You have to fight for love

All Woman

WHEN Marvine and Zeelah Davis and their two adorable children walked into the garden at Jamaica Pegasus hotel for their interview with Family and Faith Magazine there was an air of great comfort and easy-going love. The couple was visibly affectionate, with a smile, a laugh, and a kiss lingering not too far from the corners of their lips.

We met up with the Davises to talk about love and glean from them some of the lessons they have learnt after serving as couples' ministry leaders in their local church for over a decade.

Let's delve into their engaging love story and also hear what they have learnt from the stories of others.

In love since college days

After more than 20 years of love, some married couples can understandably get tired of each other, or simply lose the 'fire'. Well, not Marvine and Zeelah. The two lovebirds, who met in college many years ago, have maintained a strong, thriving friendship, oftentimes finishing each other's thoughts and sentences.

A sense of humour is also one of the key characteristics of this fun-loving couple, displayed in their two different recollections of how they first met.

According to Marvine, “We met at Exed [Excelsior Community College] and he [Zeelah] was actually checking another girl when we met, so he doesn't remember that we were introduced, but I remember being introduced to him at Exed library,” she said with a chuckle and a gleam in her eye.

Zeelah, on the other hand, remembers it another way: “Marvine was the friend of a guy who was my best friend at the time. So we were just joking around one day and I said, 'Yuh need to decide if a me yuh like or a him yuh like,' and I remember she just started to hang around me. So that is what I remember,” he finishes off with a smile.

Even if the story of how they met is still up for debate, their commitment and love for each other are clearly anchored.

Asked how they knew that marriage was the next step for them after dating for several years, the couple testified of having the “peace of God”.

“One day he was on the bus and the Lord said to him, 'How can you get married without asking me?' and he actually, at that point, prayed about it and said, 'Lord, is it your will for me to get married to Marvine?' And that was when he said the peace came over him, and he was really good with the idea that this was it,” shared Marvine.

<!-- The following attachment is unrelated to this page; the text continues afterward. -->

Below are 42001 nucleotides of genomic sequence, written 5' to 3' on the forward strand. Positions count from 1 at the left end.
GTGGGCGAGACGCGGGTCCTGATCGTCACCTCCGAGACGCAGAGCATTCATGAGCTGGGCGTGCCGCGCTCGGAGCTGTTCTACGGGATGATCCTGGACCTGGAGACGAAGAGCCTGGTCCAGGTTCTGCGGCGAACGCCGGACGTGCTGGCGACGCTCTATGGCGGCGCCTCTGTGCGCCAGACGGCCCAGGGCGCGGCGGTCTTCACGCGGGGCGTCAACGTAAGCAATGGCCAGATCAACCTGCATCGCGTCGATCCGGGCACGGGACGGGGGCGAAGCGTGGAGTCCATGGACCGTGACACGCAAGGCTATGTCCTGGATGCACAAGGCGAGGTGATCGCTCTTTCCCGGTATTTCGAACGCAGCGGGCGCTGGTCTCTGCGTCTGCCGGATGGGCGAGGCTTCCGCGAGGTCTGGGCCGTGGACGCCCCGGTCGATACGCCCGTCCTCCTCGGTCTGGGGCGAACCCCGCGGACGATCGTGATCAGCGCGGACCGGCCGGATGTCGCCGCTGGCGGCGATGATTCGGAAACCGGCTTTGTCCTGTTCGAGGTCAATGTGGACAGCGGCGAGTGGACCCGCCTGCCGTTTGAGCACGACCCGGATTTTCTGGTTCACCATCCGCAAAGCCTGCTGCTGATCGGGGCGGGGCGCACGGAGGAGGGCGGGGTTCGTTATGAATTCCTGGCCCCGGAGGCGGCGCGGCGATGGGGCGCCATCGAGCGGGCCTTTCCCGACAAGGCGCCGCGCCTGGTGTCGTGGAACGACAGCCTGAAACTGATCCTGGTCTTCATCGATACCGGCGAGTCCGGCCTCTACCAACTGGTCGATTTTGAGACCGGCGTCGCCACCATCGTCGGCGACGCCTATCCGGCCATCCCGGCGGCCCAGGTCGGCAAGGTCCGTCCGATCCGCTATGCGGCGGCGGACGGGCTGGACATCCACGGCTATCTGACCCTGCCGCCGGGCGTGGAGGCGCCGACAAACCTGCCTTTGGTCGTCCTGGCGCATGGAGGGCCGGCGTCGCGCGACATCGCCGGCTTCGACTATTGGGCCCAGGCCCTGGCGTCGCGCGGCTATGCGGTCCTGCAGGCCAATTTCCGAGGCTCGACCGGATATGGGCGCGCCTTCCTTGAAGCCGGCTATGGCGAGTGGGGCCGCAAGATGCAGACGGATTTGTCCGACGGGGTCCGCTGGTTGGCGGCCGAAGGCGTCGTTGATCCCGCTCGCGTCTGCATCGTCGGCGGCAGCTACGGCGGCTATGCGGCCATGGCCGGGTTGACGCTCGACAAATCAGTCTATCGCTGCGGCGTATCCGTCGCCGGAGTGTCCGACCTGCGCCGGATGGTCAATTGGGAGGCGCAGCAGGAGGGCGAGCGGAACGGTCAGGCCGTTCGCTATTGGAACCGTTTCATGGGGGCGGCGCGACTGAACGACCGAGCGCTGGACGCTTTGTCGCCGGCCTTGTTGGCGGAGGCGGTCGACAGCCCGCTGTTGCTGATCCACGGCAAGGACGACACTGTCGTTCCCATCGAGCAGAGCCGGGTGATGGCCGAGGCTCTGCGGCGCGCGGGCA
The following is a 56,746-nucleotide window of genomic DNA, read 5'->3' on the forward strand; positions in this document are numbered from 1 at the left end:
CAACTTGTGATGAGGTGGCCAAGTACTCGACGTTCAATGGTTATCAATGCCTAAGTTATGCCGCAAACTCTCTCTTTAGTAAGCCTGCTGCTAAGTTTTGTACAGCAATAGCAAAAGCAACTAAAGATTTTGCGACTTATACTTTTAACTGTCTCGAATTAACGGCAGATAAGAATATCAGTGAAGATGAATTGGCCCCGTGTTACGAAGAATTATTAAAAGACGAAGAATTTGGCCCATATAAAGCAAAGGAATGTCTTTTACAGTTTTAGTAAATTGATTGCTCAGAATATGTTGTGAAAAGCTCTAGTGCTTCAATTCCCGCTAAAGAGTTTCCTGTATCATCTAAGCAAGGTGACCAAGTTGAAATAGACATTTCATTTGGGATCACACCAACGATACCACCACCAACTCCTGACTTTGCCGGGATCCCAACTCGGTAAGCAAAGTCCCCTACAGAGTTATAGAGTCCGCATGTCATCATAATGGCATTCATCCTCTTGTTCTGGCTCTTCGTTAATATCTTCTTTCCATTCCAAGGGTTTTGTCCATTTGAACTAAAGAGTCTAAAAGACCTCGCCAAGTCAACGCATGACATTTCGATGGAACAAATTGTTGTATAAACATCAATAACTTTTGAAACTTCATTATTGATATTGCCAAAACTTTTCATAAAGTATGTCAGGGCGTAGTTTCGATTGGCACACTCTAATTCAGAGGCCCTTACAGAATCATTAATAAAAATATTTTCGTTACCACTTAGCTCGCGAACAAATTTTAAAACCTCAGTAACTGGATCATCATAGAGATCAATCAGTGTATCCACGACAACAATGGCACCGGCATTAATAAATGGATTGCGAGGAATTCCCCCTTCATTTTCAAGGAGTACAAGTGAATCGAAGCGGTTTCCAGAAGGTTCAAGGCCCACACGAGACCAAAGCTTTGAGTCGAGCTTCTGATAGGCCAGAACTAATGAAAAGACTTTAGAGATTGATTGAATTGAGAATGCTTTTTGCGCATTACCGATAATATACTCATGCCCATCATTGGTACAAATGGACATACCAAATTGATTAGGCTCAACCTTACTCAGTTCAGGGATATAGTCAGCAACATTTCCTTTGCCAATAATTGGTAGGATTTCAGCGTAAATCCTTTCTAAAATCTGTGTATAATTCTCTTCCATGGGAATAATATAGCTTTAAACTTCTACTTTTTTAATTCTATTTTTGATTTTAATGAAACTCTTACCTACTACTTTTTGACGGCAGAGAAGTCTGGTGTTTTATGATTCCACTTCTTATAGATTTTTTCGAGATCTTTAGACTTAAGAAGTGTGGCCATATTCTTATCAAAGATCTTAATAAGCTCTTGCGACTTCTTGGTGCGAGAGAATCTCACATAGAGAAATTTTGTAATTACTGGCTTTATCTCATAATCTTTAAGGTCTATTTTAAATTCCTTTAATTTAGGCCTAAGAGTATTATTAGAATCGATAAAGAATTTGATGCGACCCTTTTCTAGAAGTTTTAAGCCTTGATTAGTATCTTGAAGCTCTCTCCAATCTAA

“For me, it was the same. I prayed about it,” she continued. “We had a lot of things in common and, just praying about it and getting that peace and knowing that the person feels the same way like you, that was really what did it for us,” she said.

Over the years, Marvine and Zeelah have managed to develop their individual careers in paralegal services and information technology, respectively, even as they build a beautiful life and expand their family with their children Jevon and Justine.

The simple things keep love alive

The pair have also spent more than 10 years spearheading and leading a couples ministry at their local church. Over the years, they have gained quite a bit of insight and wisdom on how to make a marriage successful. They offer that one of the key principles of a successful relationship is communication.

“Once one party stops talking and sharing, when one person decides that they are going to clamp down, that can be the beginning of demise,” explained Marvine, noting that there is always a lot to talk about.

“In the Bible, when it says that divorce was only allowed because of the hardening of someone's heart, it always comes back to communication, because if you stop communicating it means your heart can harden,” Zeelah added.

Besides the age-old principle of communicating effectively, the two stressed that couples need to focus on the simple things.

“Sometimes it is the simple things — apologising,” stressed Marvine. “Don't go to your bed vex. I've been in my bed vex already and the Lord said, 'Get up and apologise.' You have to be obedient,” confessed Zeelah. Offering more examples, Marvine added that sometimes you have to be prepared to extend an olive branch of love in simple ways.

“The Lord is not going to tell you to love each other as He loves us, and then when you have the opportunity to show the love, you withhold it. So if He says, 'Go mix him a glass of lemonade as a kind of olive branch,' yeah, man, go mix the lemonade! Be submissive and go mix lemonade and give him.”

Ultimately, the wise couple emphasised that you have to fight for love. Unwillingness to do these simple things is where the hardness of the heart comes from, the couple contends. “If you are not fighting for it, if you are not believing in what it is supposed to be, then you are either going to end up alone or it is not going to be a family any more,” they warned.

Join us next week for more about fighting for love.

Shelly-Ann Harris is author of God's Woman , president and founder of Family and Faith Magazine and a media, communication, change management professional. Connect with her on Twitter @Harrisshellyann.




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